Their main and accessible-ish release is their Family Estate 4 Year Rye, and whoa it’s excellent. It may be young based on the label, but somehow Willett crafted a densely dark, herbal, fruity, black tea, and lemon-y rye that drinks far more mature than it should and without any youthful graininess. This is what I thought Rare Breed Rye was going to be, but it’s not

Biggest Pleasant Surprise & Craftsmanship
Flying Ace White Dog

Distillery: Flying Ace

Rating: N/A because it’s new make

Price: $30

If you haven’t heard of Flying Ace, it’s because they opened-up shop in April/May 2021 as a brewery, distillery, and restaurant in northern Virginia. Given how young they are, they only distribute in Virginia, and their whiskey offerings are currently limited to their homemade new make and two sourced blended bourbons (MGP).
Funny enough when I sampled the new make and both bourbons, I actually enjoyed the new make the most. It’s not because the bourbons are bad, but because I couldn’t help but appreciate the new make’s unique freshness, vibrance, and drinkability. I’m also a sucker for new make.

This new make is truly one of a kind because the 75% corn / 20% wheat / 5% barley mash bill uses bloody butcher corn, (a red heirloom corn hence the name) that’s grown, harvested, and milled on site. Apparently the yield is far lower than the usual corn used for whiskey, so it’s a bit of a pain to grow and harvest. But that level of care and detail really shows in the tasty new make.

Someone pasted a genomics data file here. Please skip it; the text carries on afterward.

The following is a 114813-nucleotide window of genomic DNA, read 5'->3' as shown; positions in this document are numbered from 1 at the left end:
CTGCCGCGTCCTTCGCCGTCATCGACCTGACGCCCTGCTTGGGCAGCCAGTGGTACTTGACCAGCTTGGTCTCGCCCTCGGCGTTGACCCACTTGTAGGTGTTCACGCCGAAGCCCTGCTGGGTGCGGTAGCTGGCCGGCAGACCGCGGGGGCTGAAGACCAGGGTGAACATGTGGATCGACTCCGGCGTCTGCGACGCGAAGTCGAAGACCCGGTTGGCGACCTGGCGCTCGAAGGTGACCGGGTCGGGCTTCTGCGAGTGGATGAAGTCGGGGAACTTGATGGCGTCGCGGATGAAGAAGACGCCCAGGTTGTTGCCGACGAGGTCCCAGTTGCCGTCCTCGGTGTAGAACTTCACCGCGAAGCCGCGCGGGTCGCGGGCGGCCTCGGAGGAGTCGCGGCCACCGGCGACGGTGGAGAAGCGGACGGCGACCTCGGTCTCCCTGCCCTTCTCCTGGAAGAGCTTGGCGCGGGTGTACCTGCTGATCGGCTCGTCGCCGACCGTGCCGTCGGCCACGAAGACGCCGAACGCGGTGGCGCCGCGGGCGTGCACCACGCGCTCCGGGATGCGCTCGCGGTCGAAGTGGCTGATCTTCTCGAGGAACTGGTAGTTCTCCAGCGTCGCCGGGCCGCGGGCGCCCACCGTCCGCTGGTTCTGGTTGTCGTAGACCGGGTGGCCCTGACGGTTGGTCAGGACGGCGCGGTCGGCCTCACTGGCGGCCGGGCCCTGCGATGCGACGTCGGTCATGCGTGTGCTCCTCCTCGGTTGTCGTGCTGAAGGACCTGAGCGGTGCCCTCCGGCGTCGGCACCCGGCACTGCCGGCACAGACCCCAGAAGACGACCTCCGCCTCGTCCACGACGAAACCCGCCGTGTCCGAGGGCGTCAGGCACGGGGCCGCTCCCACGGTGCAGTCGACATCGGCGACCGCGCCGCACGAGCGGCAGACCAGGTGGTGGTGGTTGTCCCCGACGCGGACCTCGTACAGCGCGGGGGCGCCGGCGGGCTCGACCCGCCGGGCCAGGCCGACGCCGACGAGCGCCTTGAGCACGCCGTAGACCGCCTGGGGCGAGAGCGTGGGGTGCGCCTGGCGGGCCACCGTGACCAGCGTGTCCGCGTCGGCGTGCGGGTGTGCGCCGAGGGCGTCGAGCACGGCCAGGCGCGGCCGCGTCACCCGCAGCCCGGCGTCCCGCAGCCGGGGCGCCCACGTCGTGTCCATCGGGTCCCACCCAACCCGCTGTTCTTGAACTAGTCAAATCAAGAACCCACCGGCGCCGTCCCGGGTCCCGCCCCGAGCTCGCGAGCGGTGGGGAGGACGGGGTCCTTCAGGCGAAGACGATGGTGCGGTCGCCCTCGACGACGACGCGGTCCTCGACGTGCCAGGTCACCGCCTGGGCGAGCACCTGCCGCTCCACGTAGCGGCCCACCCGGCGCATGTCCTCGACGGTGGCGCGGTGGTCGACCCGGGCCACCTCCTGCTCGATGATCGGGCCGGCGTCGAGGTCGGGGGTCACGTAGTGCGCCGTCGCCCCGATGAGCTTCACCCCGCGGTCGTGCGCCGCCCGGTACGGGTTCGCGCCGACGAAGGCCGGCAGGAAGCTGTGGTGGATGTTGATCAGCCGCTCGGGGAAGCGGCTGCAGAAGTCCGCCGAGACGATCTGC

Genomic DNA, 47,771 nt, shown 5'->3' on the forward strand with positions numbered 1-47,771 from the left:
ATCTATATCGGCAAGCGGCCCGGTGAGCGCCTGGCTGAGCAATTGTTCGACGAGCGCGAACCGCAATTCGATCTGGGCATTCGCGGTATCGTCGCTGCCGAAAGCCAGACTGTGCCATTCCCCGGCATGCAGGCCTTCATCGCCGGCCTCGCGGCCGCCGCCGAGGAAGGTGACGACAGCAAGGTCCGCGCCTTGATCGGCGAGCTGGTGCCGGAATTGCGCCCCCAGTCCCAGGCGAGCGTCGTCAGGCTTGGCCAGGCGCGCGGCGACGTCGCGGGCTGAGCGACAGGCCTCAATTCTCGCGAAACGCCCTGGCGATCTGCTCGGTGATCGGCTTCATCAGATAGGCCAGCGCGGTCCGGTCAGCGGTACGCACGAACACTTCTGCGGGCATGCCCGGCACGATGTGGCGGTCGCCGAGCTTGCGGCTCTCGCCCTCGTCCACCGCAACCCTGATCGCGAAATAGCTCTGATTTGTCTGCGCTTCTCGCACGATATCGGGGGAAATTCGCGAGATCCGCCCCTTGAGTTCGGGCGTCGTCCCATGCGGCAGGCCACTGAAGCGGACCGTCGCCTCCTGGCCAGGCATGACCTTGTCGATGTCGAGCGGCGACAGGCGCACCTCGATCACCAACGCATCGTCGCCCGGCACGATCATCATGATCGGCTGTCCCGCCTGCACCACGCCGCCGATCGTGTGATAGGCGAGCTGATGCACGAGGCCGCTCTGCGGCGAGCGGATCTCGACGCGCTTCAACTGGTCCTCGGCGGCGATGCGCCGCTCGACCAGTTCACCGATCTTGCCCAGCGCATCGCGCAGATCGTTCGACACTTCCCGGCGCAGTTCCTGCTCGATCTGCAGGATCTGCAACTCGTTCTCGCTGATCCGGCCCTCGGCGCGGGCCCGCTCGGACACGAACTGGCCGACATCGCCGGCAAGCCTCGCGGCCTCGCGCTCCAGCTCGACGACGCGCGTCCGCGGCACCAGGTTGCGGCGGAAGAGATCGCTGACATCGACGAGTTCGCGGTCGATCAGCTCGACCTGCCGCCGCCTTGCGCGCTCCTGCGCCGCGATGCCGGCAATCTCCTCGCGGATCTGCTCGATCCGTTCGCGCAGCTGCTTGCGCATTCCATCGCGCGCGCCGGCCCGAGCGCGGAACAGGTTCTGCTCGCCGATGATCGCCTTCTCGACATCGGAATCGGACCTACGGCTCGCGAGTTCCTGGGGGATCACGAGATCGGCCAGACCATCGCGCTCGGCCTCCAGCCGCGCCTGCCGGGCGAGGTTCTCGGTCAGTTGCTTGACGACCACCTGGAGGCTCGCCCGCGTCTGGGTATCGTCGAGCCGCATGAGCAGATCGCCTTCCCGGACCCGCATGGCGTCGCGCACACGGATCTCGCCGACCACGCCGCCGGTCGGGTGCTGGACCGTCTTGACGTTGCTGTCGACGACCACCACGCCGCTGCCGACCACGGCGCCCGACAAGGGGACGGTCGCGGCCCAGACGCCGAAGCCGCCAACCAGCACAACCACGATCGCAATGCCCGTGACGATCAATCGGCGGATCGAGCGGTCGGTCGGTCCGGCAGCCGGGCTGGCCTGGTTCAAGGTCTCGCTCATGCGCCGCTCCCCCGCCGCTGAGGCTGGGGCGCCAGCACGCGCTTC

As polarizing as New Make is, Flying Ace’s White Dog was surprisingly refreshing, viscous, and not at all harsh. The corn-forward sweetness smelled and tasted especially fresh and rich. The sweet minerality was also a nice touch, and there was no weird funk or other off traits. So all in all, a very promising start that I’ll be watching closely.

Biggest Sleeper
Bernheim Wheat Whiskey

Distillery: Heaven Hill

Rating: Mid Shelf+

Price: $25-30

This affordable Heaven Hill wheat whiskey has been around for years, but I only got to it in 2021. Turns out I was missing out on a dark, mature, and rich wheat whiskey that drinks older than it’s 7 year age statement. I call it wheated bourbon on steroids…or at least it’s been eating it’s Wheaties for breakfast.

While it has the usual caramel and vanilla, it has even more amped up cinnamon, clove, coconut, and cocoa powder that outperforms Weller Special Reserve and Maker’s Mark.

Wheated Bourbon may be very popular, but Bernheim Wheat Whiskey (not wheated bourbon) is a terribly overlooked and underappreciated whiskey that provides a unique and flavorful pour that should be tried. For the price, it’s also an easy no-brainer to buy.


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In Conclusion

So there you have it, some of my most memorable non-bourbon whiskeys this year. This is quite an eclectic range of whiskeys, but it again reminds me how fortunate I am to be able to try and review so much whiskey. I’ll be extremely lucky if I can write a list half as good as this one for 2022.
Alex author

Meet the Author: Alex

I have far too much fun writing about whiskey and singlehandedly running The Whiskey Shelf to bring you independent, honest, and useful reviews, comparisons, and more. I’m proudly Asian American and can speak Cantonese, Mandarin, and some Japanese.

There are no sponsors, no media companies, and no nonsense. Support The Whiskey Shelf by Buying Me A Shot.

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If you’re on the move, this Glencairn-like stainless steel snifter glass should survive your travels. Shattered glass Glencairn’s really suck. Full transparency, this is an Amazon affiliate link, so I may earn a commission if you buy this or something else from Amazon.

BrüMate NOS’R, Double-Wall Stainless Steel Whiskey Nosing Glass – 7oz (Matte Black)